Cross-Cultural Dynamics in the Workplace

Topics: Culture, Cross-cultural communication, Sociology Pages: 7 (2711 words) Published: February 18, 2012
Running head: Cultural Dynamics

Cross-Cultural Dynamics in the Workplace
Liberty University

In a world of increasing globalization and cross-cultural interaction, there are many barriers, which hinder the communication process. These barriers, present through cultural differences, can be a strength or a weakness to an organization. Leadership and managers alike, can minimize the effects of weaknesses, and capitalize on the strengths, only if they understand the cross-cultural dynamics they will encounter. Without this understanding, an organization will face many undue difficulties and challenges. Recognizing the cause of these is just the first step in being an excellent leader or manager in a globalized market. Cross-Cultural Dynamics in the Workplace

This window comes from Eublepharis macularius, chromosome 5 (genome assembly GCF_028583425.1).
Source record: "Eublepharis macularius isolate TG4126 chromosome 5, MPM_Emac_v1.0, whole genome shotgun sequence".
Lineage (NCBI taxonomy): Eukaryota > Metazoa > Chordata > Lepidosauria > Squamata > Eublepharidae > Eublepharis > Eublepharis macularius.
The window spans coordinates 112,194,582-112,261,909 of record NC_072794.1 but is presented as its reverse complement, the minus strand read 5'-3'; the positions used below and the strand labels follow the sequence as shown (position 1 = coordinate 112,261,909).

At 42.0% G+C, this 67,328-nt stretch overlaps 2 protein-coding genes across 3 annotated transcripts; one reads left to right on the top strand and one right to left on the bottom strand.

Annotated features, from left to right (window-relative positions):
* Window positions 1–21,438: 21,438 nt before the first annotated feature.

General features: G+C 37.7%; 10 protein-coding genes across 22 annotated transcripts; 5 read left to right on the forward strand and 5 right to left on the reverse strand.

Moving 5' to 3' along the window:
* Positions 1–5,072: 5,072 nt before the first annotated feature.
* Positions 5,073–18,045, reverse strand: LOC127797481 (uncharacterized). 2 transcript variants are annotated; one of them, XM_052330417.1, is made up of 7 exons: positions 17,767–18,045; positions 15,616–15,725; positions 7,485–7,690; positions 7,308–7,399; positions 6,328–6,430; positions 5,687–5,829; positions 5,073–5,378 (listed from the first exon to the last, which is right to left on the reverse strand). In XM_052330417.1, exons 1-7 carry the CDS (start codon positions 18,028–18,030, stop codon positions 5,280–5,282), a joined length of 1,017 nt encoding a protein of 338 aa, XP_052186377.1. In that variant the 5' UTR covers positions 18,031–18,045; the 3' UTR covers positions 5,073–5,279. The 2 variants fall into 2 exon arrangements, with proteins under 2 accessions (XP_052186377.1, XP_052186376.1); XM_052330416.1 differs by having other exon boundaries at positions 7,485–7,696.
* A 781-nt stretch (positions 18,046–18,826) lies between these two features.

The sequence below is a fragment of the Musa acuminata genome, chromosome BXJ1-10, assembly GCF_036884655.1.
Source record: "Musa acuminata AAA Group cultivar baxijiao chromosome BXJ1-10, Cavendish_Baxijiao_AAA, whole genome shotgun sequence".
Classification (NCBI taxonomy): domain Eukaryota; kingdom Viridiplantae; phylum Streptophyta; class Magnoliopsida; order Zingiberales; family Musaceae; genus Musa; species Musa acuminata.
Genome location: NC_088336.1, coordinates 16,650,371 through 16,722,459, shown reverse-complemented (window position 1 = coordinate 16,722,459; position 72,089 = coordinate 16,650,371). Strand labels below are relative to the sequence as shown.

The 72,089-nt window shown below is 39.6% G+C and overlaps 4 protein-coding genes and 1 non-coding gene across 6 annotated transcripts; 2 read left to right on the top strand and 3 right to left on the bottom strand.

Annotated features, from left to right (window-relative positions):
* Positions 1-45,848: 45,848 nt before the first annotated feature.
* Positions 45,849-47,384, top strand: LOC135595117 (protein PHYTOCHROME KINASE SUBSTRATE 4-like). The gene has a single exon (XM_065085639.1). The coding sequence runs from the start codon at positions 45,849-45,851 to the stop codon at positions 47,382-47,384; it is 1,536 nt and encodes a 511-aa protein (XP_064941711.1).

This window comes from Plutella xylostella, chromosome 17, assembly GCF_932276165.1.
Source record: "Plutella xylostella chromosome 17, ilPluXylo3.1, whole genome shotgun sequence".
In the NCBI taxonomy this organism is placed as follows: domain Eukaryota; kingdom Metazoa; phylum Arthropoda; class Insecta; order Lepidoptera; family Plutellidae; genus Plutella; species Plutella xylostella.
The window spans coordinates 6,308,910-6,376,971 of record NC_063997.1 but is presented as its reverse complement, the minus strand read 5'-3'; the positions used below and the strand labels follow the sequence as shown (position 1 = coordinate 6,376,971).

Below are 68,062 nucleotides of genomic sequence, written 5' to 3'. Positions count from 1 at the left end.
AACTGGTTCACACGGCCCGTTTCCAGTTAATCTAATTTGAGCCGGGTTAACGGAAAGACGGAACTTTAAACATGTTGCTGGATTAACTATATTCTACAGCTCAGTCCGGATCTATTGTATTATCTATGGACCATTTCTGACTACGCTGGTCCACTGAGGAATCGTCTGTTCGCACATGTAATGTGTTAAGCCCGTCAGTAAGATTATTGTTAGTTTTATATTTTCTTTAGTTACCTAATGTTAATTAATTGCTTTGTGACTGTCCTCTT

“We don’t see things as they are, we see them as we are” (Home Somewhat About Me Collecting Dust Perchance to Dream, 2010). These are the words of Anais Nin, an American author of novels and short stories. In this statement, Nin captures the heart of cross-cultural interaction. Until we know and understand the ways in which we communicate, and how they differ from those in other regions of the globe, management will find it difficult to communicate effectively in other cultural environments. As organizations continue the search for greater reach, management must understand this dynamic. Each individual or employee will see things and act accordingly to who they are. Each person brings a life of history as well as cultural influences to the communication table. To truly see things correctly, one must understand the cultural situation they find themselves in, and be perceptive to how a person views the world around them. In many regards, international business is a wide-open opportunity, however, many barriers exist when doing business abroad. For the expatriate, perhaps one of the greatest of these is the dynamics of cross-cultural communication. This paper will look at two common aspects of communication barriers managers and leaders face while working in cross-cultural environments; these aspects are cultural proxemics and haptics, and cultural behaviors and values. By adding awareness to these cultural dynamics, management will be better equipped to lead, and an organization will be better equipped to succeed. A simple and readily observable cultural communication style is that of cultural proxemics and haptics. These can often become a hindrance or barrier to the communication process, and the cost of such is greatly heightened when dealing with these issues in a work environment where clear communication is essential. Proxemics refers to the study of an individual’s personal space (Hall 1966) and more specifically the “study of how people use and perceive physical space in their interactions with others” (Aliakbari, Faraji & Pourshakibaee 2011). Further, Proxemics, “is how people communicate non-verbally through the use of territory and spatial relationships” (Korbe 2008). The term proxemics, was originally coined by Edward T. Hall in his book, The Hidden Dimension (Hall 1966). An individual’s personal space is commonly referred to, as the separation or distance individuals naturally retain in various social and relational situations or circumstances in which one interacts with others (Hall 1966). The most common occurrence is with one-on-one communication. When two individuals communicate with each other, the distance between the two, on average, differs with culture. For those from the United States, one might say they maintain a comfortable distance, however, as we will see, what is a comfortable distance for someone who was raised State side, often is not the same for someone of another culture. Let us look at a few examples. In Croatia, an Eastern European country located just east of Italy, consideration for one personal space is nearly nonexistent. Where someone from the U.S. would consider perhaps a foot or two a...

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